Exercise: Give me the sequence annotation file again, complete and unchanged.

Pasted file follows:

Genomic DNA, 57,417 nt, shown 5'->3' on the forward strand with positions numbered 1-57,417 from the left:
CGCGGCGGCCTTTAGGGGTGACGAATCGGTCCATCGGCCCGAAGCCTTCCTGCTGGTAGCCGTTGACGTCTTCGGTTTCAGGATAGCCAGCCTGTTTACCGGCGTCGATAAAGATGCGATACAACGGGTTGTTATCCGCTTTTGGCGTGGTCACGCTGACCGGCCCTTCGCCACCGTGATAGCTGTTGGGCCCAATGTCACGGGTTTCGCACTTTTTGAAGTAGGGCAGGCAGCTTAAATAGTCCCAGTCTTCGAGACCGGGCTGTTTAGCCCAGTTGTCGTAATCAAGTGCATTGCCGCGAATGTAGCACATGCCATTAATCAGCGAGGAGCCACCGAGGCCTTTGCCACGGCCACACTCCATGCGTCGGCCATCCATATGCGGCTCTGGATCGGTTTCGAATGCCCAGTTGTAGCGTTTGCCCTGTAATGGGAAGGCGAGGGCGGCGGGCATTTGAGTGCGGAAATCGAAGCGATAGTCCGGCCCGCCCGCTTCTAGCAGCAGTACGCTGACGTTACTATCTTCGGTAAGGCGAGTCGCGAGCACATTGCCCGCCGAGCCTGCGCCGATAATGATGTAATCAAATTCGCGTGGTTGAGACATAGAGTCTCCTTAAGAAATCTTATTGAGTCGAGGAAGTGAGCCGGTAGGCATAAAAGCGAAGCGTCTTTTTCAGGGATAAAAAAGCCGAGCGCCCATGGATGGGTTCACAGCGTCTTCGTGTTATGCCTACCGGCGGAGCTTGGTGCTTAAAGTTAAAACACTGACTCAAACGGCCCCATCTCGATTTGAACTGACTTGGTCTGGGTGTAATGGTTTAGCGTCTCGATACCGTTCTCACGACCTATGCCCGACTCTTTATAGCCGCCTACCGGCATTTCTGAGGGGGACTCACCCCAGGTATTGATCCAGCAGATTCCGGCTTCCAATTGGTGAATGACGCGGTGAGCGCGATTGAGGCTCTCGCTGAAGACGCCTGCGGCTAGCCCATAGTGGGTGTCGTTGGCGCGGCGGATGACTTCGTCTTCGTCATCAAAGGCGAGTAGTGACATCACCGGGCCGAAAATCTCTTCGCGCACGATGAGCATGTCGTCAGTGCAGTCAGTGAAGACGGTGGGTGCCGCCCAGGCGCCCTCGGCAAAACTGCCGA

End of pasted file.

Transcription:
Genomic DNA, 57,417 nt, shown 5'->3' on the forward strand with positions numbered 1-57,417 from the left:
CGCGGCGGCCTTTAGGGGTGACGAATCGGTCCATCGGCCCGAAGCCTTCCTGCTGGTAGCCGTTGACGTCTTCGGTTTCAGGATAGCCAGCCTGTTTACCGGCGTCGATAAAGATGCGATACAACGGGTTGTTATCCGCTTTTGGCGTGGTCACGCTGACCGGCCCTTCGCCACCGTGATAGCTGTTGGGCCCAATGTCACGGGTTTCGCACTTTTTGAAGTAGGGCAGGCAGCTTAAATAGTCCCAGTCTTCGAGACCGGGCTGTTTAGCCCAGTTGTCGTAATCAAGTGCATTGCCGCGAATGTAGCACATGCCATTAATCAGCGAGGAGCCACCGAGGCCTTTGCCACGGCCACACTCCATGCGTCGGCCATCCATATGCGGCTCTGGATCGGTTTCGAATGCCCAGTTGTAGCGTTTGCCCTGTAATGGGAAGGCGAGGGCGGCGGGCATTTGAGTGCGGAAATCGAAGCGATAGTCCGGCCCGCCCGCTTCTAGCAGCAGTACGCTGACGTTACTATCTTCGGTAAGGCGAGTCGCGAGCACATTGCCCGCCGAGCCTGCGCCGATAATGATGTAATCAAATTCGCGTGGTTGAGACATAGAGTCTCCTTAAGAAATCTTATTGAGTCGAGGAAGTGAGCCGGTAGGCATAAAAGCGAAGCGTCTTTTTCAGGGATAAAAAAGCCGAGCGCCCATGGATGGGTTCACAGCGTCTTCGTGTTATGCCTACCGGCGGAGCTTGGTGCTTAAAGTTAAAACACTGACTCAAACGGCCCCATCTCGATTTGAACTGACTTGGTCTGGGTGTAATGGTTTAGCGTCTCGATACCGTTCTCACGACCTATGCCCGACTCTTTATAGCCGCCTACCGGCATTTCTGAGGGGGACTCACCCCAGGTATTGATCCAGCAGATTCCGGCTTCCAATTGGTGAATGACGCGGTGAGCGCGATTGAGGCTCTCGCTGAAGACGCCTGCGGCTAGCCCATAGTGGGTGTCGTTGGCGCGGCGGATGACTTCGTCTTCGTCATCAAAGGCGAGTAGTGACATCACCGGGCCGAAAATCTCTTCGCGCACGATGAGCATGTCGTCAGTGCAGTCAGTGAAGACGGTGGGTGCCGCCCAGGCGCCCTCGGCAAAACTGCCGA